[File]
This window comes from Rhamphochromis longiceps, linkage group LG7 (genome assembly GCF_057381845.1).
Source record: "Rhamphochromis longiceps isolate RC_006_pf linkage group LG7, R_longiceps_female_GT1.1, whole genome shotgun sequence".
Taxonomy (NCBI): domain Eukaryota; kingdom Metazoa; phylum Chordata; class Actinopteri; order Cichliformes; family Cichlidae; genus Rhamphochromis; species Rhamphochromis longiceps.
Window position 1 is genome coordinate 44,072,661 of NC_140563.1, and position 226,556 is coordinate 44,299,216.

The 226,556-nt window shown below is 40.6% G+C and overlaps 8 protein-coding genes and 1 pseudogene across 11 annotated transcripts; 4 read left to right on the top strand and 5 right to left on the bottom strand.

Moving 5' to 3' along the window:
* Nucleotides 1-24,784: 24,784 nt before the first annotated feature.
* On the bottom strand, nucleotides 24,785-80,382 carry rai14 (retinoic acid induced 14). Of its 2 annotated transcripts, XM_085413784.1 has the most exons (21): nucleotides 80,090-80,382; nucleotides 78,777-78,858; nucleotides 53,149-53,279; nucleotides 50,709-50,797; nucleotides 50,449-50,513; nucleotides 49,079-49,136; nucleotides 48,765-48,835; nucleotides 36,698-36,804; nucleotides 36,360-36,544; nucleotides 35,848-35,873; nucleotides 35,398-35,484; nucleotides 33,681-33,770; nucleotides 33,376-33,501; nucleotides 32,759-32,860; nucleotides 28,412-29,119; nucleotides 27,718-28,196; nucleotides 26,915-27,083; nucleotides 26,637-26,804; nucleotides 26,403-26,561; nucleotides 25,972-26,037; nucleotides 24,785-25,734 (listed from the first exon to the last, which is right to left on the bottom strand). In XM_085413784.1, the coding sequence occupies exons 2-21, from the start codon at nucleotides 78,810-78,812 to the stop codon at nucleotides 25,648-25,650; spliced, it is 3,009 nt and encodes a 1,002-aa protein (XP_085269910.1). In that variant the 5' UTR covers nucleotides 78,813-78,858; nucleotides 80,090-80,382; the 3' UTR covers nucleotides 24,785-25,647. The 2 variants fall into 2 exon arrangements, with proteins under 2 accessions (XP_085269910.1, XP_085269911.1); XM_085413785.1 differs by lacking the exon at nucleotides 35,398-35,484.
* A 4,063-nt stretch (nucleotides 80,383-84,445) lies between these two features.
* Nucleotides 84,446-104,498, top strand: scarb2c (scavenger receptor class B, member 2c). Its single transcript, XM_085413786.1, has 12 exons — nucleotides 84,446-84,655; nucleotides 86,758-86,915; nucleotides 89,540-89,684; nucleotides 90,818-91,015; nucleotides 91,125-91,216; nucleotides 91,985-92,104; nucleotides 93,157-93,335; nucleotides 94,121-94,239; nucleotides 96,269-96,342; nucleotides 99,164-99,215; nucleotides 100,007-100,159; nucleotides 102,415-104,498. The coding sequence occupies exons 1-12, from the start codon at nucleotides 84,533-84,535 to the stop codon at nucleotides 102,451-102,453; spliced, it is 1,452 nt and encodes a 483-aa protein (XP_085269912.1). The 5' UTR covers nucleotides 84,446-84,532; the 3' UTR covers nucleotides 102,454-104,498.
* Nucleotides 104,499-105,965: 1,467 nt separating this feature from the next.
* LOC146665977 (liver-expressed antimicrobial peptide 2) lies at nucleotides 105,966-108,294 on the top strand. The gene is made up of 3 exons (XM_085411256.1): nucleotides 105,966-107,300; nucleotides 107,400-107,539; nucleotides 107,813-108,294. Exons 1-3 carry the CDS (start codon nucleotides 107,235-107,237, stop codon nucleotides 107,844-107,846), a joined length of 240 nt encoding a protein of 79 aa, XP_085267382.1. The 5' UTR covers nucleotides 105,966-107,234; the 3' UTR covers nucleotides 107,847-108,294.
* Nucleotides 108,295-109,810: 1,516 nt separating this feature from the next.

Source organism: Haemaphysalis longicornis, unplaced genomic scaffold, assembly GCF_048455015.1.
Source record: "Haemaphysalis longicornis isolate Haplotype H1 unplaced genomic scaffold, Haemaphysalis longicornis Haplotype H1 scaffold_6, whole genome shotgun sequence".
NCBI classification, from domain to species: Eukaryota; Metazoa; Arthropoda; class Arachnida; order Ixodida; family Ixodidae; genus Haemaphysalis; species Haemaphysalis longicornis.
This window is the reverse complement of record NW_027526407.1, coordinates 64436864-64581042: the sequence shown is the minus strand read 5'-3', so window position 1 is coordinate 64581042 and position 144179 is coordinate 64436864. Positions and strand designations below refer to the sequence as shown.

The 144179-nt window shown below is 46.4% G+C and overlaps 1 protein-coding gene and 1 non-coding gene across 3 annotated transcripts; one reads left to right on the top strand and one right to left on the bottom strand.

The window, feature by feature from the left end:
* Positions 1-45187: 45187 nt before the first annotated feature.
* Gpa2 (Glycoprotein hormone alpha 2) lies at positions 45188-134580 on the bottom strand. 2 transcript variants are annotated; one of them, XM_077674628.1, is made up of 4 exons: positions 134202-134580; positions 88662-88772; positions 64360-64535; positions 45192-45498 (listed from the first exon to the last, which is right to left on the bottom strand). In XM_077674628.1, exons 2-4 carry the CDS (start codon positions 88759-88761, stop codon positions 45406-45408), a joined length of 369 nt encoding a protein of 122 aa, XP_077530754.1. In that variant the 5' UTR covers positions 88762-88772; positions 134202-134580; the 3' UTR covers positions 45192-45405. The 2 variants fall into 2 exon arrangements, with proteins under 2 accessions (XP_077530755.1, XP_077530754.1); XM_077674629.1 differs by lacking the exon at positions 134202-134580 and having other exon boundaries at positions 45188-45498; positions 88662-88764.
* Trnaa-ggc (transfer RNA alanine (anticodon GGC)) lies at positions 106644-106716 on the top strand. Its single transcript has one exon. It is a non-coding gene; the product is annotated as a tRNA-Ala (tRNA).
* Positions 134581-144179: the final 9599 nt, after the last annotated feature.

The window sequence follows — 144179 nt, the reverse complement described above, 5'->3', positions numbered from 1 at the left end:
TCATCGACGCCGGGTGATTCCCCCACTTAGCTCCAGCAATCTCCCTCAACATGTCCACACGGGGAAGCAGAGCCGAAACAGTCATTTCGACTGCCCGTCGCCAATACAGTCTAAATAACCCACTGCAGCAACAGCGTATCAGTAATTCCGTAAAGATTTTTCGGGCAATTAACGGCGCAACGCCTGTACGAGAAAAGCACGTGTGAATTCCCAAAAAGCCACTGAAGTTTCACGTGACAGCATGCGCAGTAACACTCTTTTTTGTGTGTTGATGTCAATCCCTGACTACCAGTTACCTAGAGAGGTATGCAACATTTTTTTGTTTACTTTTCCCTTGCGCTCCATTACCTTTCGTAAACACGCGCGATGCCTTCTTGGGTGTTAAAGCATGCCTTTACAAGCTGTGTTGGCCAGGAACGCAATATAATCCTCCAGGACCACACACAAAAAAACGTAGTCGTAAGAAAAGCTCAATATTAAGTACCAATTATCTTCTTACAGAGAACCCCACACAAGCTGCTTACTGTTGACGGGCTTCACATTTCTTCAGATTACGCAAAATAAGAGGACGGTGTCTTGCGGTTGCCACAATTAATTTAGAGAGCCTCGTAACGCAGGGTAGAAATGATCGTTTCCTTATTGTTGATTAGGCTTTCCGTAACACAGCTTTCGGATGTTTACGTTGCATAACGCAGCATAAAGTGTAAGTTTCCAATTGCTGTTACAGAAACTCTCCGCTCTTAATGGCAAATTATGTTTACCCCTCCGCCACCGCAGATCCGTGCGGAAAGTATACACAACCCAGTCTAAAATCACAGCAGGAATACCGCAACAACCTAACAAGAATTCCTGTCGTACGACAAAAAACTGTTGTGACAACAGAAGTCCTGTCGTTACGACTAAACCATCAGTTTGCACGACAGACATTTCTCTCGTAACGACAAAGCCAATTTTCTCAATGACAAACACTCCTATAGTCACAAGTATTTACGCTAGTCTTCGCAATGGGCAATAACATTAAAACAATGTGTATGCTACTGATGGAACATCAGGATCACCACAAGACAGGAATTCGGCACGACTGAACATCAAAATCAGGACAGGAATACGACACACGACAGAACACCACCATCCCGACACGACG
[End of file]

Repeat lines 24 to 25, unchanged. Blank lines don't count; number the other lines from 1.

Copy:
The window sequence follows — 144179 nt, the reverse complement described above, 5'->3', positions numbered from 1 at the left end:
TCATCGACGCCGGGTGATTCCCCCACTTAGCTCCAGCAATCTCCCTCAACATGTCCACACGGGGAAGCAGAGCCGAAACAGTCATTTCGACTGCCCGTCGCCAATACAGTCTAAATAACCCACTGCAGCAACAGCGTATCAGTAATTCCGTAAAGATTTTTCGGGCAATTAACGGCGCAACGCCTGTACGAGAAAAGCACGTGTGAATTCCCAAAAAGCCACTGAAGTTTCACGTGACAGCATGCGCAGTAACACTCTTTTTTGTGTGTTGATGTCAATCCCTGACTACCAGTTACCTAGAGAGGTATGCAACATTTTTTTGTTTACTTTTCCCTTGCGCTCCATTACCTTTCGTAAACACGCGCGATGCCTTCTTGGGTGTTAAAGCATGCCTTTACAAGCTGTGTTGGCCAGGAACGCAATATAATCCTCCAGGACCACACACAAAAAAACGTAGTCGTAAGAAAAGCTCAATATTAAGTACCAATTATCTTCTTACAGAGAACCCCACACAAGCTGCTTACTGTTGACGGGCTTCACATTTCTTCAGATTACGCAAAATAAGAGGACGGTGTCTTGCGGTTGCCACAATTAATTTAGAGAGCCTCGTAACGCAGGGTAGAAATGATCGTTTCCTTATTGTTGATTAGGCTTTCCGTAACACAGCTTTCGGATGTTTACGTTGCATAACGCAGCATAAAGTGTAAGTTTCCAATTGCTGTTACAGAAACTCTCCGCTCTTAATGGCAAATTATGTTTACCCCTCCGCCACCGCAGATCCGTGCGGAAAGTATACACAACCCAGTCTAAAATCACAGCAGGAATACCGCAACAACCTAACAAGAATTCCTGTCGTACGACAAAAAACTGTTGTGACAACAGAAGTCCTGTCGTTACGACTAAACCATCAGTTTGCACGACAGACATTTCTCTCGTAACGACAAAGCCAATTTTCTCAATGACAAACACTCCTATAGTCACAAGTATTTACGCTAGTCTTCGCAATGGGCAATAACATTAAAACAATGTGTATGCTACTGATGGAACATCAGGATCACCACAAGACAGGAATTCGGCACGACTGAACATCAAAATCAGGACAGGAATACGACACACGACAGAACACCACCATCCCGACACGACG